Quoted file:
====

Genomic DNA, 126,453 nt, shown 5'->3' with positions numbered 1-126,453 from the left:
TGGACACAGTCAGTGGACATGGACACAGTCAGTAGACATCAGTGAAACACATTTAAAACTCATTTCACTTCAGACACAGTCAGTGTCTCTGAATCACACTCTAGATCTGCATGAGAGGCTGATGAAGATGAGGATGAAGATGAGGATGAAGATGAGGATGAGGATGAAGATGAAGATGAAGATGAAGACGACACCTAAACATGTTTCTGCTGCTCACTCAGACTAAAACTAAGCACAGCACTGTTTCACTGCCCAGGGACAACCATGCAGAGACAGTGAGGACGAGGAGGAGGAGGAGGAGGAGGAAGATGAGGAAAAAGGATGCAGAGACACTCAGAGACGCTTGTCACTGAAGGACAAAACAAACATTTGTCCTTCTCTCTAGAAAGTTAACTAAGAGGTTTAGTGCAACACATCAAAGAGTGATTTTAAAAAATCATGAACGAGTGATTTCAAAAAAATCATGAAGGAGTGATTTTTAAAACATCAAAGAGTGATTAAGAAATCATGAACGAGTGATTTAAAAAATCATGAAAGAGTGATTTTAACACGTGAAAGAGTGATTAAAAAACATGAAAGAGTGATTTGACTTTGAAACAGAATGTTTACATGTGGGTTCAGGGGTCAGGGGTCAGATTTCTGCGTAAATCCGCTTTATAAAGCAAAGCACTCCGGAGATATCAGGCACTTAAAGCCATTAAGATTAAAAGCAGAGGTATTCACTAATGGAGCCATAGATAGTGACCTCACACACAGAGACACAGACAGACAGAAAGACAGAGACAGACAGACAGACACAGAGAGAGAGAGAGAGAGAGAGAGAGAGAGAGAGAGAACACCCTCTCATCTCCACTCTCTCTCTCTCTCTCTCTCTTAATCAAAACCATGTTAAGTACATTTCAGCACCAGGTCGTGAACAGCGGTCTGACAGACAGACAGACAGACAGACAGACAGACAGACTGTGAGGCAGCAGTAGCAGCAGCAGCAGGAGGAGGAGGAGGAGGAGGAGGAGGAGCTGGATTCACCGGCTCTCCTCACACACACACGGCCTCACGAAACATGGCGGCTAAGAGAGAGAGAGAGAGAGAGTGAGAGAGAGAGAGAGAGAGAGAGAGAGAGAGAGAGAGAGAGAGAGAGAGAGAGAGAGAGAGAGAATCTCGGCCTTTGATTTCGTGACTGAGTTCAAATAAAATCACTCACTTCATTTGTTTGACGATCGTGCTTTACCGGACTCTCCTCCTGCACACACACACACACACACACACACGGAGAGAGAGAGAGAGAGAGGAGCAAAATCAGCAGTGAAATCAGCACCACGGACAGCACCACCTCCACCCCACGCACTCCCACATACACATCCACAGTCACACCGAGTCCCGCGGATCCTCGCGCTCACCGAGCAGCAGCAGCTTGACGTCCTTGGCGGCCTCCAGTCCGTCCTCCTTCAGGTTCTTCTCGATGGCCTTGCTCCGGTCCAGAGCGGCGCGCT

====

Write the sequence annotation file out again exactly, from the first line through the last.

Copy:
Genomic DNA, 126,453 nt, shown 5'->3' with positions numbered 1-126,453 from the left:
TGGACACAGTCAGTGGACATGGACACAGTCAGTAGACATCAGTGAAACACATTTAAAACTCATTTCACTTCAGACACAGTCAGTGTCTCTGAATCACACTCTAGATCTGCATGAGAGGCTGATGAAGATGAGGATGAAGATGAGGATGAAGATGAGGATGAGGATGAAGATGAAGATGAAGATGAAGACGACACCTAAACATGTTTCTGCTGCTCACTCAGACTAAAACTAAGCACAGCACTGTTTCACTGCCCAGGGACAACCATGCAGAGACAGTGAGGACGAGGAGGAGGAGGAGGAGGAGGAAGATGAGGAAAAAGGATGCAGAGACACTCAGAGACGCTTGTCACTGAAGGACAAAACAAACATTTGTCCTTCTCTCTAGAAAGTTAACTAAGAGGTTTAGTGCAACACATCAAAGAGTGATTTTAAAAAATCATGAACGAGTGATTTCAAAAAAATCATGAAGGAGTGATTTTTAAAACATCAAAGAGTGATTAAGAAATCATGAACGAGTGATTTAAAAAATCATGAAAGAGTGATTTTAACACGTGAAAGAGTGATTAAAAAACATGAAAGAGTGATTTGACTTTGAAACAGAATGTTTACATGTGGGTTCAGGGGTCAGGGGTCAGATTTCTGCGTAAATCCGCTTTATAAAGCAAAGCACTCCGGAGATATCAGGCACTTAAAGCCATTAAGATTAAAAGCAGAGGTATTCACTAATGGAGCCATAGATAGTGACCTCACACACAGAGACACAGACAGACAGAAAGACAGAGACAGACAGACAGACACAGAGAGAGAGAGAGAGAGAGAGAGAGAGAGAGAGAGAACACCCTCTCATCTCCACTCTCTCTCTCTCTCTCTCTCTTAATCAAAACCATGTTAAGTACATTTCAGCACCAGGTCGTGAACAGCGGTCTGACAGACAGACAGACAGACAGACAGACAGACAGACTGTGAGGCAGCAGTAGCAGCAGCAGCAGGAGGAGGAGGAGGAGGAGGAGGAGGAGCTGGATTCACCGGCTCTCCTCACACACACACGGCCTCACGAAACATGGCGGCTAAGAGAGAGAGAGAGAGAGAGTGAGAGAGAGAGAGAGAGAGAGAGAGAGAGAGAGAGAGAGAGAGAGAGAGAGAGAGAGAGAGAGAATCTCGGCCTTTGATTTCGTGACTGAGTTCAAATAAAATCACTCACTTCATTTGTTTGACGATCGTGCTTTACCGGACTCTCCTCCTGCACACACACACACACACACACACACGGAGAGAGAGAGAGAGAGAGGAGCAAAATCAGCAGTGAAATCAGCACCACGGACAGCACCACCTCCACCCCACGCACTCCCACATACACATCCACAGTCACACCGAGTCCCGCGGATCCTCGCGCTCACCGAGCAGCAGCAGCTTGACGTCCTTGGCGGCCTCCAGTCCGTCCTCCTTCAGGTTCTTCTCGATGGCCTTGCTCCGGTCCAGAGCGGCGCGCT